Eventually with the intellectual property doctrine, there are certain situations where you can steal. Time limits of 20 years are given to copyrights for  protection of economic incentives more so than intellectual preservation.
I believe that it all comes down to properly crediting the playwright’s sources. If she properly credited the psychiatrist’s stories as an influence into her play, then plagiarism is disconnected from the other issues, royalties. Towards the end, plagiarism seemed  disconnected from questions regarding the playwright’s ethics.  The psychiatrist seemed to become more concerned about her personal affairs tied into the fictional situations of the character.  The psychiatrist became more concerned with questions of her personal affairs relating to the fictitious situations. The people who recognize the character may question her credibility since her work and life are combined with imaginary sets of circumstances.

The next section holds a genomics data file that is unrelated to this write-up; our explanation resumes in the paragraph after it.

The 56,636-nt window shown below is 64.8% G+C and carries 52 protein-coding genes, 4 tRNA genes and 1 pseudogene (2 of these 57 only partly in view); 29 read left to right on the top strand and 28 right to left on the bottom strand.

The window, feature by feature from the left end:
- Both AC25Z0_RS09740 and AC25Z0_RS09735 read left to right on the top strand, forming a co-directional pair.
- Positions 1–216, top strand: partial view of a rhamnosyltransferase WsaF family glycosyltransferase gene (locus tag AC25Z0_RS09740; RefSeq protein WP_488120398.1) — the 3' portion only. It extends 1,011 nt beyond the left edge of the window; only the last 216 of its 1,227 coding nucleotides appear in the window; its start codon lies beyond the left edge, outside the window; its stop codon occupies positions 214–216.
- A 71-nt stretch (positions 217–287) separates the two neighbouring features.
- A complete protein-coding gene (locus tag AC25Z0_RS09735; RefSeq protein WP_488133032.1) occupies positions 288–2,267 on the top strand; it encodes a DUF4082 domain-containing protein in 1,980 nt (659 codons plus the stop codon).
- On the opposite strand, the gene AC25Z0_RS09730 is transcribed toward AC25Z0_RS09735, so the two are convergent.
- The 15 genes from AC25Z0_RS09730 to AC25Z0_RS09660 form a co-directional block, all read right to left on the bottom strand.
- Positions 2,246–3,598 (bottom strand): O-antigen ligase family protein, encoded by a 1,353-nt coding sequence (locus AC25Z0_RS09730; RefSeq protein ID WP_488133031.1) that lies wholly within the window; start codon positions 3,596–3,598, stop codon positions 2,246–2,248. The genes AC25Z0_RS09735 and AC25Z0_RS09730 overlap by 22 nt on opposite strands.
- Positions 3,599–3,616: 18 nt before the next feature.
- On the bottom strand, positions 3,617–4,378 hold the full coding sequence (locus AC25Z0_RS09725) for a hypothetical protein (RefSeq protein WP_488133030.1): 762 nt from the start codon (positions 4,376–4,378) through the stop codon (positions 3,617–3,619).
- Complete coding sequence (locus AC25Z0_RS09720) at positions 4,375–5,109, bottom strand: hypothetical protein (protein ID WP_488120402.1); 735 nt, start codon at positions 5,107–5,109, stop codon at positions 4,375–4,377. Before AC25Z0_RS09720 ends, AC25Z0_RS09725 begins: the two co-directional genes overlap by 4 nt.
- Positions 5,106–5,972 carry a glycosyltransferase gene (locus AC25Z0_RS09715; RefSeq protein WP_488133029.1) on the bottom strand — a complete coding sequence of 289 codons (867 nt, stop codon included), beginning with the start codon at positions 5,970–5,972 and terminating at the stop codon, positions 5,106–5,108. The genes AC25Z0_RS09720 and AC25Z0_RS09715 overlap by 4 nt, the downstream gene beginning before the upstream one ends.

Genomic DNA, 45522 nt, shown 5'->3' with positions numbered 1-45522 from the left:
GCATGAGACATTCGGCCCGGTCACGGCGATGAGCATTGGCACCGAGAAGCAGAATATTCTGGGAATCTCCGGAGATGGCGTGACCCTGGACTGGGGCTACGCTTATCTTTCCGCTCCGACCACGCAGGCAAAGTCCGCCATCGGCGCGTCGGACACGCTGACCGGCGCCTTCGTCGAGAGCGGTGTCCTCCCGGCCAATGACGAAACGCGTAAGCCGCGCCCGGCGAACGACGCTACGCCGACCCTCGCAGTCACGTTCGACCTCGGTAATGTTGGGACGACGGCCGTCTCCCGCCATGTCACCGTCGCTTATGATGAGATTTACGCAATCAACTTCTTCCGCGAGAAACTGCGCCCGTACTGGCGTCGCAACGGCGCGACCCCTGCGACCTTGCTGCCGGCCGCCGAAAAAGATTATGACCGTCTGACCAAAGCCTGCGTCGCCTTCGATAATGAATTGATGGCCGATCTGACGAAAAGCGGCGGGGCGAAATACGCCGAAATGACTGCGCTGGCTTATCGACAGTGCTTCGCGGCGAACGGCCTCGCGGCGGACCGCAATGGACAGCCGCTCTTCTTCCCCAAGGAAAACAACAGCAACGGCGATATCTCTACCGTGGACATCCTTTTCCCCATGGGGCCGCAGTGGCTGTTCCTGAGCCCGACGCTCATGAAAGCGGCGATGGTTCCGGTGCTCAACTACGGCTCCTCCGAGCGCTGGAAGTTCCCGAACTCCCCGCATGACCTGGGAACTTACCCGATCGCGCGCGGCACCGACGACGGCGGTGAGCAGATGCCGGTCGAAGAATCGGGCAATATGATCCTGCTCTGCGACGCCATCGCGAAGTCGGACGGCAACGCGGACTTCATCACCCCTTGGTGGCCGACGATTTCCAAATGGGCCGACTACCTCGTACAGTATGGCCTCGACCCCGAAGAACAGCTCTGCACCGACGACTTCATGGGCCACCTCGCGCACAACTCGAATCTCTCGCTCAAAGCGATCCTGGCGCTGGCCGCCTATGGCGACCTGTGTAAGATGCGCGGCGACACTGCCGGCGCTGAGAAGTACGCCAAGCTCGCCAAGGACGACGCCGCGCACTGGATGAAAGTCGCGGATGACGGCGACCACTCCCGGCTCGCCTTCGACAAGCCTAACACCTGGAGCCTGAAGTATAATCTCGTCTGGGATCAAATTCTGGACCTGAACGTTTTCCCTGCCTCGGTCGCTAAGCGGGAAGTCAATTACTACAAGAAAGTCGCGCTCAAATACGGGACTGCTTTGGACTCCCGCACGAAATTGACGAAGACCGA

The chapter “Intertextuality, Authorship, and Plagiarism” focuses on originality and ownership of creative writing and literature.  Using examples of human influences, from parental upbringing or church scripture, to reactions of students and their experiences with writing, the author presents the question about the seriousness of plagiarism: is it so harmful?  Is it criminal? Plagiarism is viewed as fraud.  The author examines the use of other people’s ideas orally through quotes and in writing.  The author looks into new resources such as open access to creative and academic work online.  Questioning plagiarism has become so incensed that if writer provides citations and footnotes on materials used, readers wont be able to decide if every thought has been properly credited.  It is left to the writer to build one’s credentials as a student or scholar to be removed from suspicion.  Fear of one’s argument belonging to that of another person questions the concept of original thought.  It is believed that there is more than one way of saying something or interpreting work, but is it possible to be original?

Writers continue to  focus on the property of ideas, when scholars should be more concerned about who they are influencing. The purpose of writing  is suppose to reach a greater audience with one’s art and ideas. Only then can others learn from it, build on it, and come up with alternatives.